Posts Tagged ‘success’

Episode #160, Lynn O’Shaughnessy, How to Get Smarter About The College Planning Process

On episode 160, Alexis Avila speaks to Lynn O’Shaughnessy, a nationally recognized college expert, who is a higher-ed journalist, speaker educator, and founder of The College Solution. As former Los Angeles Times reporter, Lynn has written and been interviewed about college issues for such national outlets as The New York Times, and The Wall Street Journal. On today’s episode, Lynn helps us understand ways to better afford college and how to get smarter about the college planning process.


Lynn’s advice to parents:

  1. Stop fixation on only getting into ivy league schools. There are plenty of good schools out there. Fixating on only a few name brand schools will only put stress on your kid.
  2. Run a net price calculator on how much college will cost you
  3. Buy the Book The Thinking Student’s Guide to College by Andrew Roberts


Lynn’s advice for teens: What matters most is what you do when you’re in college!


For another related conversation, check out podcast Episode #65 my interview with College Coach Todd Weaver on How to Appeal your Financial Aid Award Letter

Also check out my podcast interview #14 with Maria Furtado about Colleges that Change Lives


Episode #160, Lynn O'Shaughnessy, How to Get Smarter About The College Planning Process

For more information, visit: Prepped and

Please rate, review and subscribe to the show on iTunes!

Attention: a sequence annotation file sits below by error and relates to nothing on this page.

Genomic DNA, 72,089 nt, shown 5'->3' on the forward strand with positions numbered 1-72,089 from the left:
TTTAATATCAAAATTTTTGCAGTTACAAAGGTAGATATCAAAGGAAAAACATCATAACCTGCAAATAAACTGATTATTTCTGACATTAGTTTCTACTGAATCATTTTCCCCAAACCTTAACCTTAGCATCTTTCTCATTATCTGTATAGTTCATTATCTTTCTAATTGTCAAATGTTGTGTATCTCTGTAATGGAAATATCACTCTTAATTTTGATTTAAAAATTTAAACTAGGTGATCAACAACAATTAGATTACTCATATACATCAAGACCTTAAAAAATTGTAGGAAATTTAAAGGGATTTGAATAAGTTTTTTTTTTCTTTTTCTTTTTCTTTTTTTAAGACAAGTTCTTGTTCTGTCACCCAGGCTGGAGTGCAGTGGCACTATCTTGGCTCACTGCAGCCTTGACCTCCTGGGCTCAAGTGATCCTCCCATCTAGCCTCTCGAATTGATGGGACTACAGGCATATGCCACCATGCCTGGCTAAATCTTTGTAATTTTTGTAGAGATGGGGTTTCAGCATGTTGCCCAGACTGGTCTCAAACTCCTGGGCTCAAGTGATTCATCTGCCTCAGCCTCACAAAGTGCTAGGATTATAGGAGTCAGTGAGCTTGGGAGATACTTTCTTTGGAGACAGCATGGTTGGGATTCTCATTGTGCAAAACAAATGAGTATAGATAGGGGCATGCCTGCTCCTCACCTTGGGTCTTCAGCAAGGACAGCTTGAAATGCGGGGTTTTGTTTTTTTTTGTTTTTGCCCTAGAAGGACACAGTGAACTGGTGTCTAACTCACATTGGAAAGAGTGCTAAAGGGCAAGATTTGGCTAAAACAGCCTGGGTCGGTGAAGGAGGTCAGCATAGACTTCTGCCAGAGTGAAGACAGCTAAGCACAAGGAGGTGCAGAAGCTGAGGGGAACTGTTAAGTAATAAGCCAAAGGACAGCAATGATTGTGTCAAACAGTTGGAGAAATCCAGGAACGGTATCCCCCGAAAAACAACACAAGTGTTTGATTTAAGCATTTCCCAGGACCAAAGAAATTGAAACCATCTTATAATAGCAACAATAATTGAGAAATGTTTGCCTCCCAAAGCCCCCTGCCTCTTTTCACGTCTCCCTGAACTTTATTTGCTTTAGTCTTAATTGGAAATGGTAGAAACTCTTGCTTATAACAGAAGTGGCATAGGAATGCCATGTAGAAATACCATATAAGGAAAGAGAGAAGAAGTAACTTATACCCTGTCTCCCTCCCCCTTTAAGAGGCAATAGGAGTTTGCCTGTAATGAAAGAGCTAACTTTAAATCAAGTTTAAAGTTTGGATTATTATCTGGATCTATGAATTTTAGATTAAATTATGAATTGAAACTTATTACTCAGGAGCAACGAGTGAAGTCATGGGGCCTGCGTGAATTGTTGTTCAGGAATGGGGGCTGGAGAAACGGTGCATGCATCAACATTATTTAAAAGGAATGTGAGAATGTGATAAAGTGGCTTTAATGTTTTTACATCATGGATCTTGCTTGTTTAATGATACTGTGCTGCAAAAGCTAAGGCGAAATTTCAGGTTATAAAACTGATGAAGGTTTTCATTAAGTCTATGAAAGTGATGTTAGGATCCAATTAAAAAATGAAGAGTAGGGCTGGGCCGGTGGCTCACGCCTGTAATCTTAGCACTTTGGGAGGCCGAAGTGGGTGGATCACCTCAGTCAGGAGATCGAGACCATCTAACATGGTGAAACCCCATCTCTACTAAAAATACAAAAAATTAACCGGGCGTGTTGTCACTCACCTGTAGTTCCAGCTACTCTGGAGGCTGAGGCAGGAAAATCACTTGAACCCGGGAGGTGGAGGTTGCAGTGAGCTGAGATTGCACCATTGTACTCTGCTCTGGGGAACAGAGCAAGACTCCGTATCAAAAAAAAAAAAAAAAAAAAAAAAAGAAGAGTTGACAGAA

What was your biggest takeaway from this podcast about your guide to college scholarships? Do you have any questions for Monica Matthews and Alexis Avila?

Post your comments below:

SAT Prep

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June 1st, 2017
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Posted in
Children and Adult Well-Being, College Admissions Tips, College Interview, College Living Tips, College Tips, Featured, Podcast
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Marathon Training and Test Preparation

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Alexis Avila Founder/President of Prepped & Polished, LLC located at 21 Eliot Street in South Natick, Massachusetts discusses similarities between marathon training and test preparation.

You do not want to jump into rigorous preparation at week one of a sixteen week training schedule. Rather, you want to prepare and build you miles/study harder and longer gradually.

Test Preparation

You don’t want to cram a few days before the test, nor do you want to run a 20 + mile run the week of the marathon!

On test day/marathon day, you want to move through the test steadily and pace yourself well.

Doing Test Prep Right! Marathon Training and Test Preparation Article

Transcript (PDF)

Full Word-for-Word Transcription